December 12, 2017

Helping PR pros make smarter decisions

Associated Press v Blogosphere (and Other PR Blog Jots)

Associated Press v Blogosphere (and Other PR Blog Jots)

Associated Press v the Blogosphere
Neville Hobson
The Associated Press doesn’t appear to be making many strides towards clearing up the conflict with the blogosphere that erupted last week, when the news organization sent out take-down notices to bloggers quoting their content. Neville Hobson notes that this week, the organization is claiming that they understand the value bloggers offer–but have a funny way of showing it. “So the AP recognizes the role bloggers can play in engaging with people, and want to facilitate that role. Yet they have a peculiar way of showing it: 1. Serving take-down notices to a blogger for quoting snippets of content which the blogger believes is under US fair use practice (and which the AP says isn’t). 2. Charging you a minimum of $12.50 if you do want to quote a snippet of content, via the hurdles of filling out a web form with payment. 3. Lots of talk about protecting content and places that aren’t licensed, odd signals to give out that seem to me to be in conflict with what they’re saying about facilitation.”

Bloggers, AP, and Ethics
Communication Overtones
In Kami Huyse’s discussion of ethics at last week’s Blog Potomac, the fair use issue was one that came up repeatedly. When is it ok to take content from one source and paste it in another? Kami gives an excellent rundown of the fair use concerns at work in the AP case, and makes it pretty clear that it’s not always cut and dry. After all, bloggers are not necessarily fond of others scraping their content without permission either. ”

And what about from  bloggers perspective? For instance, what do you
do if a company starts to scrape the content from an entire community,
how do you fight back?  One blogger did it this way. The Electronic Frontier Foundation has a free legal guide for bloggers. It was mentioned during my presentation by Shana Glickfield,
Director, Strategic Communications for Amplify Public Affairs, the
token lawyer in the audience, and also the author of the blog, The DC Concierge.”

Plurk v Twitter
Social Media Explorer

As we all continue to struggle with “shiny new object syndrome” and new tools coming out of the woodwork every week, sometimes it’s easy to forget that some of those new tools might actually be useful, even if we’re tired of hearing about them. Jason Falls finds a few reasons bloggers and even Twitter devotees might want to give Plurk a chance. (He does note, however, that there are plenty of reasons Twitter is better–and he’ll likely remain loyal.) “Better Friend Management: I don’t set my Twitter to auto-follow anyone who follows me. As such, I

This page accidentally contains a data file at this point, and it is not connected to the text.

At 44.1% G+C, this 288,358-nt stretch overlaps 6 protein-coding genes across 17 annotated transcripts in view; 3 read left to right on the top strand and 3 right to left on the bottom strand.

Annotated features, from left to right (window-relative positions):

get the notification emails, which I’d rather turn off, click through
to the person’s profile, click follow, click through to turn
notifications on, etc. Plurk lets me just click “Add as Friend” down a
list of new folks following me. It’s like God said, “Hey Plurk. Twitter
royally screwed this up. Here’s an idea for ya.”

Mmm, Grammar!
PR Squared
I love including a good grammar or writing post in the Jots every now and again, just to keep us all on our toes. Todd Defren offers up another edition of grammar goodness, with a few common grammar and spelling screw-ups to keep an eye on when writing copy. His best is one that I’m certain more than a few of us fall victim to from time to time. “Thinking about “press release language” for a second, many PR folks
desperately search for alternatives to descriptors like “industry
leading.”  A big alternate play is “premiere.”  But that’s not the
right spelling, folks.  “Premiere” is akin to “debut,” as in “Angelina
Jolie showed up at the big movie premiere.”  You want to use “premier”
which means “first in rank.”  I suppose you could launch a product from
a top-tier brand by saying it was “the premiere of the (XYZ) from the
premier name in (XYZ)” but that would sound cloying.”

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